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THE TRIBUNE. -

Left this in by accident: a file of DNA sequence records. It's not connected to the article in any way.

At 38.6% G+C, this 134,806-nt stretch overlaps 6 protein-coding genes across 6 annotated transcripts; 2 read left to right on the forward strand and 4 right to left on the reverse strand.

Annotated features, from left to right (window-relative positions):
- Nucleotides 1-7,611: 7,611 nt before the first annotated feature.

" " X * . M. . & K. M. K1MMEIX , Pubs. McCOOK , i : " i i NEB ALL OVER TUB STATE. ' I Dr. Potter , president of Union col lege. N. Y , , who was elected bishop of Nebraska - braska , has notified Rev. James Patenon. secretary of the Episcopal council , that he' has taken the matter under consideration. Seven men were buried by the cav ing of a sand bank at Seventh and Castellar streets , Omaha , on. the 28th" . Two succeed ed In extricating themselves , but the other five were dead when taken * out. The names of four are Thomas -fDaUKherty , .Julius 8chwenkeU , BrocknoW andT. Saxe , the fifth being unknown. All were single men and foreigners. Sneak thieves entered the residence cfMrs.J.'B. Thompson , Llncolnr and suc ceeded In getting away with a gold watch and chain valued at about $40. The watch was wrapped up in a silk handkerchief , which had been placed in a reticule and was han'ging against the wall . . * Garret Earseem , ofv"Wiayne county , ' who attempted suicide a few- days ago , IB recovering , and bids fair to live to suicide another day. Sam Stewart , of Beatrice ; a worthless whelp , was arrested a : "few days ago for threatening to kill the'wlfe'who for "months has supported him. He will rest'-three months in jail , and at the end of that time pay $50 if he wishes to enjoy liberty. Two miles' northwest of Nebraska City , two farmers named Upton , of Cass county , and Sharp , of Otoe , were -going home with a load of lumber each. In going down a steep hill Uupton's team ran away , running into Sharp's wagon , upsetting the latter as it was crossing the walnut creek bridge and throwing Sharp out. He was run over and instantly killed. The wagon and team was thrown from the bridge into the creek below. " The house of Mr. H. Coles , one mile south of Valley , was burglarized last Sun day night , and a valuable breech-loading shotgun and a lot of silverware taken. Two men were found in possession of the stolen property and pleaded guilty of the theft. They now languish in the Douglas county Jail. Jail.Wm. . Einkaid , a contractor on the B. A M. , went to Omaha Saturday night with $1,600. He slept that night" with Mike Linehan , and allowed him to put the money under the pillow. In the morning the money was missing. Linehan is under ar rest on suspicion of having got away with the wealth. Ten thousand dollars has been secured - cured to enable Nebraska to make a first- class exhibit at the New Orleans , exposi tion. tion.It has been ascertained that the name of the person who was found floating in the river near Omahaafew days ago was Oaks. His brother has written from Pennsylvania that he will come fori the remains. Burglars gained accessto the safe in the hardware store of Merwin & Mathew- son , Talle Rock , drilling 'two holes , but they failed to open it. The only injury to the safe was caused by the drill striking the lock , preventing its being opened by propei .persons. ' A , heavy storm is reported from the north part of Merrick county. All the windmills on Metcalf 's ranche were blown down , and thirteen head of cattle in Miller's herd , and five belonging to J. M. Hober , were killed by lightning. Reports from different parts of Mer rick county as to the condition of the grow ing crops are very favorable. Small grain is not of so rank a growth/a * last year , but is filling out well and gives promise of an average yield. The supreme court convened at Lin coln on the 1st. Two hundred and thirty cases are docketed , among which are some very important ones. Oxford is now an incorporated town , and arrangements are being perfected by which everything will soon be running in good shape. , A man named Anderson , while cross ing a bridge In Merrick county , was pre cipitated with his team into the water , the structure having given away. Both horses were drowned but Anderson was- not much hurt. hurt.A severe hail storm passed over country southeast of Valentine , covering the ground to a considerable depth. So material damage to crops is reported. Robbers entered the store of R. H. Hallet , "Weeping Water , and carried away goods amounting to $50 and a gold and sil ver watch belonging to one of the clerks. . Nick Ruert , living near Grand Island , was held up by two men who rifled his pockets but failed to secure any wealth. The population of Otoe county is 19,507 a gain of over 1,000 during the past year. year.The Ogalalla Reflector says stock men from the western ranges are numerous. They are there to buy of the southern drives of cattle , of which there are now 35OOC head to select from. Col. Peter Karberg , deputy secretary of state and editor of the Staats Anzieger , of Lincoln , breathed his last on the 2d , after three weeks suffering. In an encoun ter on June 4th he had a leg broken. Two weeks afterward pneumonia set in , result ing hi death as above stated. The deceased was 44 years old and has been engaged in journalism since the war. He established the Anzieger in 1880. He leaves a wife and wo children. _ Harrison , the boy preacher , is holding - ing a series of meetings at Lincoln , and drawing large audiences. The Ashland Gazette mentions that H. C. Button and wife , of Marshall , Michi gan , are" now visiting in Nebraska. They are the parents of the Sutton brothers living west of that place. ' They are well along hi years Mr. Sutton Taeing , 8L and Mrs. Sut ton near 80 years 'of age , and are both hale and hearty. They have a family of three sons and eight daughters , also seventeei grand-sons , thirteen grand-daughters , and three great-grand-children. None in the family use tobacco or whisky. In the Crete nurseries there are seven hundred cherry trees , planted in 1874 and 1875 , which are now yielding frail worth from $1.50 to $5 per tree. They are planted 200 trees to the acre , making $800 01 $400 annual return per acre. At Beatrice , Joseph Chrisman , con victed of bribing a witness , got thirty daye in jail'and to'pay a fine of $500. Captain Treloar , of the Omaha Ath letic club , lias given Max Meyer & Bro. ai order for a handsome gold cup of the valui of $200 , which he intends to offer as a priz < to the best amateur base ball club hi thi state. The Union Pacifies and similar or ganizations are barred , leaving the contes open to a large number of clubs. Watson Pickrell , Frant Myers anc Ed Austin left Beatrice recently with i drove of 3,000 slieep for Texas. They wil drive the entire distance , and expect to bi about three months on the trip. The Grand Lodge of Nebraska , A F. and A. M. , will meet in special commu nication Tuesday , July 15 , at Lincolnfo : the purpose of laying "the corner stone . -"o the .N ebraska state capitol . The lodger'anc Freemasons of Nebraska , with sojourning craftsmen , are invited to be present on thl occasion and assist in the work. The orate : of the day will be M. W. , Robert W. Fur nas , past grand master. Excursion rate can be obtained by writing to the commit tee of arrangements A. . G. Kendall , S. S Royce and Wm KfFairbrother , Lincoln. At a recent meeting of the state boart of agriculture , held'-Tat Omaha , Messrs Darnels and Nye and'bthers arranged for ex tensive cattle sales during the fair. Presi dent Dlnsmore submitted a report of a con ference with officials of the Iowa roads-with regard to reduced freight and Datsenger rates. The C. , B. & Q. offers to sell ex cursion tickets at one and one-fifth fares for the round trip. The C. , R. I. &P. will sell excursion ticket * at two centi per mile. The otiterireadi * * BO far as heard from , will gve same terms' as the G. , B. A Q. The C. , , &Q , will charge full freight rates to Omaha and return free under the usual con ditions as to ownership. The secretary was < authorized to open negotiations with John I. Case , owner of the famous trotter , Jay- Eye-See , wilh a view to bringing the horse to Omaha for a trial heat against time at the statefair.XtWMTOted to allow-all county ocietiessuch privileges as were granted astyear. * jThe'U Crete nurseries embrace 120 acfeBBfthd'ejnploy sixty bands at an average monthly expense for wages of $1,500. C. L. Pierce , a line repairer of the Western Union telegraph company , was tilled west of Millardon the 2d while help- ng'to lift a handcar off the track. The en gine struck him as he stood too near the rails. Pierce was 84 years of age and un married. Coroner Maul held an Inquest and a verdict of accidental death was ren dered. Two soldiers named Gardner and Warnsteff , from Fort Omaha' , visited the citvonthe 1st. During the night , while walking back to , the fort a severe wind and rain storm overtook them and they sought ? rotectionunder a tree , which blew down. When found Gardner was still pinned to the ground by the tree , his chest and skull ) elng.frightfully mangled. He was alive when found , but died shortly after being taken to the hospital. Warnfeteff was found against the fence , afew feet distance , where ichad crawled after being struck down. Both of his legs were broken and his body was terribly bruised , but he was conscious and able to give an account of the accident. "Warnsteff will recover. The railroads in Thayer county are assessed $262,065 and the telegraph lines at $49,679.73. The safe of the National Lumber company at Pawnee City was broken open by burglars. They were frightened away before reaching the money drawer , hence received no consideration for their trouble. In the last six or eight weeks four horses have been stolen frou Pawnee county. The thieves have not been captured nor the horses returned. There will be no change in the corps of teachers in the public school of Pawnee City during the fall and winter term. The buard seem to be well pleased with the work of each individual teacner , and are opposed to making any change when all are giving good satisfaction. iChairman Creighton , of the Omaha board of public works , has handed in his resignation in consequence of disagreement with the city engineer. James Wilson , a young negro ar rested at Lincoln for stealing a gold watch and chain , was sentenced to , the reform school by Judge Parker. His father and mother were both present ! and expressed the opinion that it was the best' thing that could be done with him. Charles Roll-living near-Dorchester , fell from a tree while picking mulberries and received injuries which resulted in his death in a few days. He was 35 years old. The Valentine reporter says .the land office has been overrun with , applications for timber culture and pre-emption entries since the bill to repeal these acts passed the house. * AtMinden on the 4th a crowd was standing at a shooting gallery between two buildings. The gun was loaded and cocked , ready for shooting at the mark , and handed to Henry Youugson , who was going to shoot. Some one attracted Youngson's at tention , and he turned around , and the gun accidently discharged. The ball took effect in the right breast of Pete Markson. He staggered , and with assistance walked to a drug store a block distant and expired in about twenty minutes. A brakeman named Eli Waymeyer , employed in the B. & M. yards at Nebraska City , was instantly killed on the 3d of July. He was engaged in helping to make up a train , and it was while attempting to make a coupling between a coach on which there was a Miller coupler and another on which the old-fashioned coupling was still used , that the unfortunate man lost his life. The Miller coupler was too high to rightly meet the other when the cars came together , and slipping past , one above and the other be low , Waymeyer was caught between the platforms of the coaches and the life squeezed out of him in a twinkling. A SPLENDID OUTLOOK. \Vhat Is Reported Regarding the Crops in Iowa. John R. Shaffer , secretary of the Iowa state agricultural society , gives to the public the full crop report of .Iowa as fol lows : Winter wheat : Forty-two townships report an increase in area and seventy-four townships a decrease , or an average de crease in this crop of from 1883 of 9 per cent ; condition , 4 per cent. The local area * devoted to winter wheat is compara tively 'small. Spring wheat : Three nun- dred and nine townships report an increased area and 159 townships a decrease , an average increase for the state of 5 per cent. , or 134,056 acres. Average condition of the crop , 93 per cent , or 7 per cent less than last year. Basing the estimate on these figures and with favorable circumstances until the crop is harvested , the product will reach in round numbers 31,000,000 bushels. Corn : The favorable season has given the farmers every opportunity to prepare the land and plant seed for a bountiful crop. There are very few complaints from ravages of cut worm or juice , or from defective seed , and this invariably from foreign seed. Even these damages have been met by re planting. The stand and color are the most excellent for several years. The" weather is favorable for its growth ; and with future prospects as bright as now , Iowa will reap the largest crop ever grown. Three hun dred and forty-eight townships reportan increase of area , and 207 a decrease. The increased area for the state is 4 per cent. , or 280,000 acres. * The average condition of the jrpp has never been excelled , being 112 per cent * , or 30 per cent , better than last year. Favorable surroundings until the crop is gathered will give a product of nearly'300,000,000 bushels. Anticipated Trouble/With Lo. The committee'appointed by the citi zens of Eastern" ; Montana have telegraphed Secretary Teller -"urging the immediate re moval of the Northern Cheyenne Indians on the Tongue and Rosebud , now numbering more than 900 , without rations and starving and nothing to subsist on. except range cat tle , which they are killing in large numbers. The stockmen will make armed resistance il they are not moved , and the result will be serious trouble with Indians , who are Inde pendent and ugly. The Indians are rene- gades'from Pine Ridge , and have no agency or agent'there. The situation is serious. His Skull as Bullet Proof. AlexandeniMaliory and Tony Smitl quarreled at Nashville , Tenn. , and went tc an old house near'the railroad crossing or Cherry street to fight it out. Mailory gel the best of Smith , when the latter drew i sknife and was about to cut him. Seeing this , .Mailory drew a pistol and shot Smith in-tie ' .center of the forehead. The bal glahced&rdnnd the skull and came out op posite ; wh'eie it went in. Mailory was ar- reste'd.BmUhisftlH alive. ne last , urypsy q [ Philadelphia Call. AMERICAN .AFFAIRS. ' An Opinion by the Attorney Gen eral Concerning1 the Fitz John Porter Bill. The President Yetoes.the Measure and Congress Sustains Him i in the Act. Anticipated Indian Troubles tMmi. nal , Accidental , Political .and Other Matters. NEWS NOTES , The coinage executed at the United States mint at Philadelphia during June ag gregated $1,771,435 , including 1,140,000 sil ver dollars , 200 half dollars , 200 quarter dollars and 250,200 dimes. There is great consternation among the stockmen having ranches in the Indian territory The sheriff of the Cherokee na tion , with a squad.of Indians , has been tak ing down all tbe wire fencing that encloses larger tracts than fifty acres , that being the limit allowed by the act of the Cherokee council. The sheriff confiscates all the wire he takes down. Lizzie Bradley , of White Cloud , Doni- phan county , Kansas , who- started to com mit suicide by starvation , succeeded a few days ago. She wholly abstained from food for a period of fifty-three days , during which time she stubbornly refused to speak. Heavy forest fires are raging in va rious parts of Maine. Theresidence of Mrs. Patrick Murphy , of Brier Bill , Ohio , caught fire in the morn ing at 1 o'clock. Mr. Murphy and one' child escaped. Three children , sleeping in the second story , aged 5 , 7 acdOyears , were burned to death. , . Allen Pinkerton , the famous detect ive , died at Chicago on the 1st. Preparations are making on an ex tensive scale for the meeting of the So ciety of the Army of the Tennessee , at Lake Minnetonka , August 13th and 14th. Gen eral W. T. Sherman will preside. General Grant has signified his intention to be pres ent. ent.The The president has approved the joint resolution to provide temporarily for the expenditures of the government. Yarnell & Co. , manufacturers of pickles , etc. , St. Louis , have assigned. Re ported liabilities , $62,000 ; assets , $53,000. James 6. Elaine delivered diplomas to the graduating class at the HolloweU'cIas- sical and scientific academy at Augusta , ac companying the ceremony with a brief re view of the history and progress of the in stitution. Blaine is one of its founders , and for many years president of the board of trustees. 4C. H. Chappell , of the Chicago and Alton , who wad offered the position ot gen eral manager of the Wabash railroad , de clined to accept. The receiver of the Newark savings institution began the payment * of 60 per cent , dividend on the 1st. As a train on the Cincinnati & East ern road was crossing a trestle over a ravine east of Winchester , W. B. McGill , presi dent of the road , fell from the door of the baggage car to the ground , a distance of fifty feet , and was instantly killed. . t The 15-year-old boy sent toPhila&eJ- phiafrom Quincy , Bis. , underthe supposi tion that he might be Charlie Boss , was questioned by Mr.'Boss , who positively said the lad was not his missing son. Col. Robert M. Goodwin , confined in the state prison at Jeffersonville , Ind. , com mitted suicide by taking poison. Goodwin was a dissipated man , and about five years ago relatives had him placed in an insane asylum as a restraining measure. He was released in May , 1880 , and five days later , while intoxicated , killed his brother , Dr. John Goodwin , at Brookville. The commencement dinner at Colby University was an elaborate affair. Blaine was given a most enthusiastic greeting. In the course of his remarks he said he had not heretofore been in favor of co-education , but evidence in the past few days had more than half convinced him of its wisdom. President Arthur , his son and daugh ter , Mrs. Sheridan , General Bucker , Mrs. Davis and a party of friends , numbering about fifty , attended the afternoon per formance of W. F. Cody's ( Buffalo Bill's ) troupe of Indians , Mexicans and cow-boys , who have been illustrating at Athletic park , Washington , life in the "Wild West/ ' The president has issued a proclama tion warning all persons intending to take forcible possession of the Oklahoma lands , in the Indian territory , that the military forces of the United States will be used , if necessary , to remove all such intruders. Senator Jones , of Nevada , reported to the senate , with amendments , the bill introduced by Senator Cullom to provide for the construction of the Michigan and Mississippi river canal. Humphrey and Bill Best , brothers and notorious desperadoes , brutally killed an inoffensive colored man named Green Bailey , in Girard county , Kentucky. The Northern Pacific sold 82,370 acres of land during the month of June , at an average of $5.90 per acre. FOREIGN. The house of lords has passed the conversion bill. It is generally admitted that the worst of the cholera crisis at Toulon is over. One xeature of the disease has been the shortness of time between the seizure and death. This would seem to indicate that the malady is Asiatic cholera. Count Soderiniand Miss Stone , of Philadelphia , were married at Borne on the 30th , Cardinal Jacobin ! , pontificial secre tary of state , officiating. Minister Foster has returned to Spain. He arrived in time to escape quarantine at the frontier. Dr. Koch , chairman of the cholera commission at Benin , is about to start for Paris and Toulon to offer his services to the French authorities to determine the charac ter of the epidemic. At Toulon , the captain and the en tire crew , including a sick man , of the steamer Minstral , abandoned the vessal and tooktothe woods. Deaths from cholera are increasing. In the Spanish chamber of deputies Naldoosera introduced a bill for the im provement of the affairs of Cuba. The princi al clauses propose a reduction of the export and an increase in the import duties on sugar , and direct Spain to negotiate new treaties of commerce In Cuba's interest with foreign nations. Advices from Toulon state that five cases of cholera have been cured by inhaling pure oxygen. The effect of this Is imme diate and consists in restoring warmth to the system , making the pulse normal. The Times , commenting on the cures , says : "Nervous people may henceforth trust in the existence of a cure for cholera. The Academy of Medicine ought to inquire into the oxygen treatment. ' ' The port of Mangalia , on the Black sea , is closed to vessels from French Medi terranean ports. At Kirstend and Sallna such vessels are subject to eight days quar antine. The PAris prefect , of police has or dered all persons from places where cholera is prevalent disinfected. Some Parisian jour nals assert that there were three cases of cholera in Paris on the 2d * Voltaire de nies this , but admits that there are isolated cases every summer. It says the sanitary condition of Paris Is good. Travelers who pass Into Italy by the Mount Cenis tunnel are quarantined for five days at the fron tier. tier.Minister Minister Lowell will give his dinner on July 12 Instead of July 4. POLITICAL. The Cincinnati Enquirer , in a column of double-leaded editorials , advocates the nomination of Gov. Hoadley for the presi dency by the democrats. A monster republican ratification meeting , under the auspices of the Lincoln club , the largest and most influential poli tical organizaton in the state , was held in the Tabor opera house , Denver , on the evening of the 28th. The Illinois democratic convention nominated Carter Harrison by acclamation for governor. The remainder of the ticket selected was as follows : Lieutenant gov ernor , Henry Suter , of St. Clalr ; secretary of state , Michael J. Dougherty , of Knox ; state treasurer , Alfred O. Bendorff , of San- gamon. A canvass of delegates to the na tional convention showed nearly a unani mous sentiment for Tilden , if it can be shown he would accept. After him the majority favor Cleveland , and under the unit rule he would probably get the vote of Illinois. From Texas delegates to the Chicagp convention it is learned that extensive cor respondence between southern delegates has been-carrled on looking to concerted action on their part in presenting the names of southern men to fill the temporary and permanent chairmanships of the coming convention. The Kentucky state prohibition con vention met and adopted a platform and selected delegates to the national convention at Pittsburg. About one hundred persons were present. Representatives of the different labor organizations of Chicago held a secretmeet- ing and appointed a reception committee to go out and meet General Butler on his way to that city. Arrangements were also made for a monster demonstration on his arrival. THE PORTER BILL TEXOED. In Doing AVhlch the President Sets Forth Some of His Beacons. On the 2d of July the president re turned the Fitz John Porter bill to congress with his objections. He takes the same view as the attorney general regarding the unconstltutionality of the bill and says : "There are other causes which deter me from giving this bill the sanction of my approval. The judgment of the court- martial by which , more than twenty years since j Gen. Fitz John Porter was trieq and convicted , was pronounced by a tribunal composed of nine general officers of distin guished character and ability. Its investi gation ot the charges of whicn it found the accused guilty was thorongh and conscien tious and its findings and sentence in due course of law approved by Abraham Lin coln , then president of the United States. Its legal competency ; its jurisdiction of the accused and of the subjects of the accusa tion ; the substantial regularity in all its proceedings , are matters which have never been brought in question. Its judgment , therefore , is final and conclusive in ltd char acter. The supreme court of the United States has recently declared that a court- martial such as this was 'Is the organism provided by justice in this class ot cases. its judgments , when approved , rest on the same basis and are surrounded by the con siderations which give conclusiveness to the judgments of other tribunals , including as well the lowest as the highest. It follows accordingly that when a lawfully constituted court-martial has duly declared its findings and its sentence and been duly approved , neither the president nor congress has the power to set them aside. The existence of such power is not openly asserte'd nor per haps it is not necessarily implied in the pro visions of the bill which is before me. But when its enacting clauses are read in the light of a recital of its preamble , it will be seen that it seeks in effect a practical annulment of the findings and sen tence of a competent court-martial. A conclusion at variance with these findings nas been reached after an investigation by a board consisting of three officers of the army. Tnis board was not created in pur suance or any statutory authority and was powerless to compel the attendance of wit nesses or to pronounce judgment which could be lawfully enforced. The officers who composed it , in their report to the sec retary of war , dated March 11 , 1878 , state that in their opinion justice requires * * * such action as may be necessary to an nul and set aside the findings and sentence of the court-martial in the case of Major General If itz John Porter and to restore him to the position of which their sentence deprived him , such restoration to take effect from the date of his dismissal from office. Tne provisions of the bill now un der consideration are avowedly based on the assumption that the findings of the court-martial have been discovered to be erroneous , but it will be borne in mind that the investigation which is claimed to have resulted in this discovery was made many years after the event to which these findings related and under cir cumstances that made it impossible to re- pi educe the evidence on which they were Dased. It seems to me that the proposed legislation would establish a dangerous pre cedent , calculated to imperil in no small measure the binding force and effect of the judgments of various tribunals established under our constitution and laws. I have already , in the exercise of the pardoning power , with which the president is vested , remitted the penalty that made it impossible for Fitz John Porter to hold * an office of trust or profit under the government of the United States. But I am unwilling to give my sanction to any legislation which snail practically annul and set at naught the sol emn and deliberate conclusions of the tribu nals bv which he was convicted , and of the president by whom its findings were ex amined and approved. [ Signed ] CHESTER A. ARTHUR. EXECUTIVE MANSION , July 2,1884. FIGHTING FOK LIBERTY. How a Penitentiary Convict Suppressed a Revolt. While a gang of twenty-five convicts were atworkatPlymouth , Mass. , one of the number threw a large stone at the soli tary warden , which struck him hi the head , inflicting a stunning blow. The entire gang then rushed for him. A life convict , named Stevens , outstripped the others , seized the warden's rifle and ammunition and fired upon the advancing convicts , six of whom he seriously wounded. When the ammuni tion was exhausted , Stevens clubbed five others with the rifle , and when assistance arrived was completely exhausted. Details of the affair Were promptly reported to the governor , and the home secretary gave orders that Stevens be immediately released from prison and rewarded. When the good news was made known to Stevens he faint ed. The Visible Supply of Grata. The visible supply of grain to June 28 is asfollows : Wheat , 15,438,000 bushels ; com , 6.505,000 ; oats , 3,453,000 ; rye , 441- 000 ; barley , 297,000. Wheat shows a de crease of over 1,000,000 bushels in the past week , and the bupply is 6,000,000 less as compared with the supply at the same date a year ago. A DAT IN CONGRESS. The Fortification Bill Passes as , It Came from the Com mittee. The Message of President Arthur Vetoing the Fitz John Porter Bill. The Attorney General's Opinion Re garding fhe Measure Miscel laneous Washington Hatters. CONGRESSIONAL. SENATE. MOHDAY , June 80. Mr. Morgan , from the committee on public lands , re ported adversely the bill to grant public land to the survivors of the Mountain Meadow massacre. Mr. Coke , from the committee on com merce , reported favorably , to be acted upon at the next session , the bill to provide for the improvement of the channel be tween Galveston harbor and the Gulf of Mexico. Mr. Cameron ( Penn. ) introduced a joint resolution directing the secretary of the treasury to purchase not to exceed ten million trade dollars , at their face value , paying therefor standard silver dollars , providing the purchase be made prior to September 1 , 1884. Mr. Merrill objected to present consider ation and the matter went over. HOUSE. Mr. King introduced a bill appropriating $200.000 to prevent the introduction of chol era in the United States. Mr. Randall introduced a Joint resolution providing that all appropriations for the necessary operations of the government under the existing laws , which shall remain unprovided for alter June 80,1884 , shall be continued and made available for a period of five days , from and after that date , un less the regular appropriation bills , now pending , shall have oeen previously enact ed. Passed. The house went into committee of the whole on the fortification bill. After some debate the committee rose. SENATE. TUESDAY , July 1. Harrison , from the committee on military affairs , reported the house bill providing for the establishment of a branch so dlers' home west of the Mis sissippi. It was amended by substituting the senate bill for the same purposealready passed , and as so amended passed. The house bill passed , granting a pension of $50 a month to the widow of Genercl James B. Steadman. Butler called up his resolution directing an investigation into the condition of New York banks. Merrill moved reference of the resolution to the committee on finance. Agreed to veas 39 , nays 16. Consideration of the river and harbor bill was resumed. George renewed his efforts * of yesterday to increase the appropriation for continu ing the improvement of the Mississippi river , and moved the amount be increased from $1,250,000 to $2,250,000. The motion was not agreed to , and after a long debate the bill passed as origina'ly passed by the house. It appropriated $12 , - 086,200 , the senate committee added $1- 268,000 , and the senate itself made a fur ther addition of $230,500 , making the amount of the bill , as it now stands , $13- 554,700. f HOUSE. Randall submitted a report of the confer ence committee on the naval appropriation bill , announcing their inability to agree. Townshend , from the committee on con ference on the postoffice appropriation bill , reported a failure to agree. The house , on motion of Herr , receded from the disagreement. The house then went into committee of the whole on the fortification appropriation bill. bill.Hewitt Hewitt ( N. Y. ) preferred the minority report. He thought the majority bill un necessarily liberalfor the wants of the pee ple. ple.Ellis advocated the majority bill. He had heard more errors stated in the course of this discussion than he had ever before in debate. Many who had spoken had proved their utter and absolute .ignorance of the subject. The defenceless condition of the country was conceded. Without final action the house adjourned. SENATE. WEDNESDAY , July 2. Van Wyck , from the committee on public lands , re ported favorably the joint resolution pro hibiting the secretary of the interior from certifying or patenting any lands to rail road corporations until congress shall have acted upon any bill , or report from com mittee favoring the forfeiture of such lands. Garland , from the committee on judiciary , reported , with amendments , the house bill relating to the taxation of Pacific railroad lands. The amendments are a substitute for the provisions of the house bill and those of the bill reported at this session by Garland from the committee on Judiciary. It is proposed to amend the title so as to read "An act declaring certain lands sub ject to taxation " Consideration of the sundry civil bill was then proceeded with. Mr. Beck moved to include the Cincinnati and Louisville expositions - positions in the clause providing for par ticipation by the government in the New Orleans exposition. Agreed to. The amount appropriated to enable the govern ment to participate in the New Orleans ex position was , notwithstanding the vigorous opposition made , $250,000 instead of $500- 000. The bill then passed. Adjourned. HOUSE. In pursuance to an agreement yester day the house proceeded to vote upon the motion to substitute the minority fortifica tion Hill for the bill reported by the major ity of the committee on appropriations. The motion was agreed to yeas 150 , nays 91. 91.The bill , as amended by the adoption of the substitute , was then passed yeas 193 , nays 46. It appropriates $595,000. The committee on elections decided to re consider their action in the contested elec tion case of Fredericks vs. Wilson , of Iowa , and the latter gentleman will retain his seat. seat.The senate amendments to the river and harbor appropriation bill were non-con curred in. Heading of the message of the president vetoing the Fitz John Porter bi'l ' was re ceived with applause on the republican side and hisses on the democratic side. The speaker announced that immediate action on the veto would be in order. General Slocum moved the bill be passed , the objection of the president to the con trary notwithstanding , and his motion de manded the previous question. Under the constitution a yea and nay vote was neces sary , and it was taken as follows : Yeas 168 , nays 78. Announcement of the vote was greeted with continued cheering by the friends of the measure , and with hisses by its opponents. Adjourned. The message will be laid before the sen ate to-morrow. SENATE. Thursday , July 3. After reading the Journal the chair laid before the senate the Fitz John Porter veto message , which was read , the question being , "Shall the bill pass , notwithstanding the objections of the president ? ' ' The yeas and nays were taken without debate and resulted in a tie vote- yeas 27 , nay 27. Two-thirds not voting In the affirmative the bill failed to pass. The anti-Chinese bill was called tip "by- Miller , of California. Mr. Platte moved to strike out the daCM excluding Chinese who are subjects of gov ernments other than that of China. r Mr. Platto's motion was not agreed to , , and the bill , coming at once to a vole , wag- passed without amendment yeas 40 , . nays 12. . . . . - . The fortification bill was paised by the- senate , without debate , precisely M it oarae- from the senate appropriation * committee. . The moHt important change made by tbo- committee is an increase of $300,000 in the- house item for the armamoBt of seacoasi. ) . fortiflcatlons. HOUSE. , . Mr. Hammond submitted the report N of the select committee appointed t in quire whether any lex-member * have violated lated the privileges of the bonne. The com mittee find no custom or usage which would justify them in the conclusion that the con duct of William H. English , in the contest ed election case of English vs. Peel , was a breach of the privilege * of the house , and recommed , that the whole muter be laid on the table. Mr. O'Neill ( Ho. ) from the committee on. labor , reported two Joint resolutions , which , were placed upon the house calendar , pro posing constitutional amendmentd , confer ring on congress the power to limit the hours of labor In textile and other manu facturing establishments , and prohibiting states from hiring convict labor. SENATE. SATURDAY , June 5. Mr. Allison pre sented the conference report on the legisla tive , executive and judicial appropriation , bill. The house agrees on all accept three points , the most important being one re lating to the reduction of internal revenue- and customs collectors * The senate fur ther insisted on the remaining amendment and ordered a new conference. f- Mr. Logan submitted the report of the conference committee on the fortification bill , to which the senate agreed. The senate then proceeded to the consid eration of the house bill to prohibit the im portation of foreigners under contract or agreement to perform labor in the United. States. During the reading of the leport on the bill the senate went into executive > session. HOUSE. Mr. Ranney , from the committee on elec tions , submitted a unanimous report con firming the right ot Martin Maginis to a seat as delegate from Montana. Agreed to. A number of roll calls were taken with out extricating the house from its dead lock and then recess was taken until 3 * . o'clock. After recess the conference report on the consular and diplomatic appropriation bill was submitted. Of 167 amendments placed on the bill by the senate the conference committee has reached agreement on all except three. One of these Is that appro priating $250,000for thoNicaraguan project. > Mr. Washburn moved that the house re cede from its disagreement to $250,000. The amendment was lost yeas 81 , nays 93. Mr. Washburn then moved recession from , the disagreement to the othermatter in dis pute. Agreed to yeas 111 , nays 76. This leaves the $250,000 clause as the only point of difference. ' CAPITAL TOPICS. THE FITZ JOHN PORTER BILL. ) The president returned the Fitz John ' Porter bill to congress , with his objections. He takes the same view as the attorney- general regarding the u'nconstltutionallty of the bill. * THE ATTORNEY GENERAL'S OPINION. Attorney-General' Brewster submit ted to the president , in compliance with the latter's request , a long and carefully pre pared opinion upon the bill for the restora tion of Fitz John Porter to the army , in which he expresses the opinion that the bill is clearly unconstitutional. He says , in part : The bill is imposing , or attempting to im pose , upon the president a duty to appoint > a person designated therein without any support in the constitution. It is an as sumption of implied power , which is not - based upon any expressed power , and. clearly invades the constitutional rights of the president ; congress has no right to enact as a law that which will be ineffectual. It can not enact , advise or counsel. It must make laws that are rules of action , not expres sions of will that may or may not be fol lowed. If this bill be an injunction com manding the president to appoint , It is an usurpation , and if it be only cpunsel , it is without the essential element of law , and congress can enact nothing but that which is to have full vigor and effact of law ; bnt again , the bill is subject to objec tion upon the ground that congress thereby , in effect , creates an offise only upon the condition that it is to be asked by the par ticular individual named. If this principle were adopted generally in the creation of offices it would obviously result in constrain ing the appointing power to accept the con ditions imposed and fill the offices with in dividuals designated by congress , thus frus trating the design of the constitution , which is that officers must be alone selected ac cording to the judgment and will of the per son and body in whom the powers of nom ination , advice and appointment arc vested. RECIPROCITY TREATY. Representative Belmont has been authorized by the house committee on for eign affairs to report the following resolu tion as a substitute for Representative May- bury's joint resolution , introduced some time since , directing the president to open negotiations for the renewal of the Canadian reciprocity treaty of 1854 : That in the opin ion of the house committee closer commer cial relations with the other states on the American continent , would be of mutual advantage , and should the executive bee fit to consider the proposition for freer com merce with the dominion of Canada , such negotiations would be viewed with favor. Tie Crop Outlook in Montana. A telegram says that the crop prospects - pects in Montana are sufficient to wake the ttighest enthusiasm. They never looked better. Bain has been abundant and well distributed. There is but a small acreage tnis year , only about enough for home con- sumption. The increase in the acreage of corn and flax seed is 50 per cent. Corn , stands five feet on an average , and flax is. strong and vigorous. Oats and barley are very promising. Rye is ready to cut. The yield of everything is much larger per acre than last year. Reports from Fargo say the- crops in the Red river valiey are in fine con dition and 10 per cent , better than the same time last year. The acreage is 10 per cent. greater. SLEW HER FATHER. . The Antics of a Desperate Colored Damsel In Georgia. . James Burgis , a negro of Franklin. county , Georgia , tas two grotvn daughters. While ihe girls were preparing to go to church a dispute arose between them about the ownership of some article of wearing apparel. Their noisy demonstrations at tracted the attention of their father , who. atter investigation , decided that Lula , aged 17 , was the one in fault. He took her aside for punishment , and was flogging her when. Martha , her sister , caught him oy the arm and pulled him away. Lula , finding her self released , grew furious , and , grasping an ax , slipped up to her father , who had his back toward her. and buried the ax in his head. He died three hours afterward. At the inquest the murderess sat stolidly by , looking at the dead body of her father without a quiver. The colored people were worked up to a great degree of excitement , and if they could have had their own way would have made short work of the girl. She is now in iail. True love is so warm that ice cream will not throw a chill over , it. delphia Chronicle. .